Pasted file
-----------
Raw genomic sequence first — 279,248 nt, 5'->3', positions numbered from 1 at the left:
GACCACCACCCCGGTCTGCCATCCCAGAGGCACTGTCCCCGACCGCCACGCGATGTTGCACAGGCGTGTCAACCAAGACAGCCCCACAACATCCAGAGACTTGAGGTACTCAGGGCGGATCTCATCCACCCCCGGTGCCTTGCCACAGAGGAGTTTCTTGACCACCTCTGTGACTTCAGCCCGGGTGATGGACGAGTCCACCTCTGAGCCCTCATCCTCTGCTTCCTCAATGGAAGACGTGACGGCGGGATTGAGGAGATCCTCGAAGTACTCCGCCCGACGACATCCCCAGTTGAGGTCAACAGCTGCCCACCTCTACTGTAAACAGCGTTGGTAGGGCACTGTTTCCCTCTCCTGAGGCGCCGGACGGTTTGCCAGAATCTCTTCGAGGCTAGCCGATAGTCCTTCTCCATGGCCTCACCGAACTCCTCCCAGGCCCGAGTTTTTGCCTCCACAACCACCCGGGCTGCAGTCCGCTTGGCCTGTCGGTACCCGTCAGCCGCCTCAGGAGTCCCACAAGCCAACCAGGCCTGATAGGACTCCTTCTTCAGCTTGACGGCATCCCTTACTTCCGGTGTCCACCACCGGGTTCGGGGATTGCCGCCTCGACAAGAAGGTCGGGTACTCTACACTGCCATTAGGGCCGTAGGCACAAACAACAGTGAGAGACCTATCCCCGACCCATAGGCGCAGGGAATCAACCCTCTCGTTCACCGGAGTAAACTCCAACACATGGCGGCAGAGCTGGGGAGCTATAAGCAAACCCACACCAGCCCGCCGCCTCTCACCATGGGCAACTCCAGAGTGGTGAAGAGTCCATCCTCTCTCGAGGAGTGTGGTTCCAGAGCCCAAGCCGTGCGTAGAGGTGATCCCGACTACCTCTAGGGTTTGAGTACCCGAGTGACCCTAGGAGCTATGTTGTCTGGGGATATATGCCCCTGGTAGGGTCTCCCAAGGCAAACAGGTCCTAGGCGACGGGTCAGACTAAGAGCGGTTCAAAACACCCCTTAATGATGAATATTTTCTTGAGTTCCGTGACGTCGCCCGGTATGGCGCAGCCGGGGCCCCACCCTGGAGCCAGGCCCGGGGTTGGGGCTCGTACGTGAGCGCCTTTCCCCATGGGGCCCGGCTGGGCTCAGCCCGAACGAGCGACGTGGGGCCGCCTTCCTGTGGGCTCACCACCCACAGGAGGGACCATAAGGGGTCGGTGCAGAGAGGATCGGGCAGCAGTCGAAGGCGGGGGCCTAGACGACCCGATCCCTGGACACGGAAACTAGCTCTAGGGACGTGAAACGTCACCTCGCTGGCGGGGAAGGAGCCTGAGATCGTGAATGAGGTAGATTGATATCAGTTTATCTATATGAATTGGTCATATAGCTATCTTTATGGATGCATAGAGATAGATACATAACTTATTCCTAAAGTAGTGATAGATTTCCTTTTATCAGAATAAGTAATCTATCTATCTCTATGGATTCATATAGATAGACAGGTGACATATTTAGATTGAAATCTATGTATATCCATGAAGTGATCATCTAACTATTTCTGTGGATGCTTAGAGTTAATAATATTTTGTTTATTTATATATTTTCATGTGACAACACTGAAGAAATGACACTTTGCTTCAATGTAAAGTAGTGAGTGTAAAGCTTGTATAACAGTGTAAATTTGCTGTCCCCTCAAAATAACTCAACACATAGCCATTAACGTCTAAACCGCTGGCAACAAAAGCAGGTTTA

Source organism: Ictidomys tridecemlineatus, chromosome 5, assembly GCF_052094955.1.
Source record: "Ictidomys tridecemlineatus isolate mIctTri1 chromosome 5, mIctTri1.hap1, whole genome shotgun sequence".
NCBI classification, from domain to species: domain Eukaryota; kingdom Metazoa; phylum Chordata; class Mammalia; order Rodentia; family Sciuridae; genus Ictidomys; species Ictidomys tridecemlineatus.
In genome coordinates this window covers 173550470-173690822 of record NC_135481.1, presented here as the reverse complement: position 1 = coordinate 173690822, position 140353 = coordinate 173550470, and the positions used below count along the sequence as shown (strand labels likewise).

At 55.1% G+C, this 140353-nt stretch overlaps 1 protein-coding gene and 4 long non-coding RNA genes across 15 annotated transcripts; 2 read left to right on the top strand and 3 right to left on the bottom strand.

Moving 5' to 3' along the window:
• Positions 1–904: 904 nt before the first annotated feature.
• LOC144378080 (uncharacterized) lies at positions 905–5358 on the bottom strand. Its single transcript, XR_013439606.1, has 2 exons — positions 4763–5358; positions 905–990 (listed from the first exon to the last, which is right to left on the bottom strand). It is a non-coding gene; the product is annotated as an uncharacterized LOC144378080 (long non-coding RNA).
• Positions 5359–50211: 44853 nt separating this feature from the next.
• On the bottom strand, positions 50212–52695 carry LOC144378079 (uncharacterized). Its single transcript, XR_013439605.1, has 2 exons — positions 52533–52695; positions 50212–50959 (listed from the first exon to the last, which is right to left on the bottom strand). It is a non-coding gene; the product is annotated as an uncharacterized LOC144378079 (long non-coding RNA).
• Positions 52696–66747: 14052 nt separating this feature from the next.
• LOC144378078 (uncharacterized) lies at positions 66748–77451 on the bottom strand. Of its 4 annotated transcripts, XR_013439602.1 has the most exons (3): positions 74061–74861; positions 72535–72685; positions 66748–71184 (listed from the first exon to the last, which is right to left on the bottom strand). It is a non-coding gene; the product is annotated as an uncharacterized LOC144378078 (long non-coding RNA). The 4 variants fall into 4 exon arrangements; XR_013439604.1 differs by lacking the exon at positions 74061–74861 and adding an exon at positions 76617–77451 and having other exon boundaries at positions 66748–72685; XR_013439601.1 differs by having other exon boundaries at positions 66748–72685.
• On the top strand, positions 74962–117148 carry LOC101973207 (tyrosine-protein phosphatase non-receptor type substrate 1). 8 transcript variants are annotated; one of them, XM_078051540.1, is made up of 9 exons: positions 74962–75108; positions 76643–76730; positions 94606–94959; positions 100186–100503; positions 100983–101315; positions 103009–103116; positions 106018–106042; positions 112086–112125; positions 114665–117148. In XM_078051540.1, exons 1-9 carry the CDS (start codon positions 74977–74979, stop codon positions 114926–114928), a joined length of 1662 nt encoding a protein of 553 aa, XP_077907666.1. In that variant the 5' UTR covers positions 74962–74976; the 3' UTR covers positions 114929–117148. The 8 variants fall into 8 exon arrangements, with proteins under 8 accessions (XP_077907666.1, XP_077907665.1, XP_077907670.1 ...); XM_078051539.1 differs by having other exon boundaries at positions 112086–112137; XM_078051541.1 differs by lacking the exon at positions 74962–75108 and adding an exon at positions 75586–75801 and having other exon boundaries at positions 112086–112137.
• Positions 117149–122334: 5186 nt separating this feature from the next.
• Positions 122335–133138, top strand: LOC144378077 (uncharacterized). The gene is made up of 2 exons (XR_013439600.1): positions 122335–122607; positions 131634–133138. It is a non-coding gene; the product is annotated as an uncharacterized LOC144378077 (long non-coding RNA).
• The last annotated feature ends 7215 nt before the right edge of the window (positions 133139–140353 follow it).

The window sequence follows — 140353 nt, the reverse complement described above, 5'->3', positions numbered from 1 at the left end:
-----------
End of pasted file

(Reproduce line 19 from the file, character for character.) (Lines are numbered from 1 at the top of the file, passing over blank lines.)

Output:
The window sequence follows — 140353 nt, the reverse complement described above, 5'->3', positions numbered from 1 at the left end: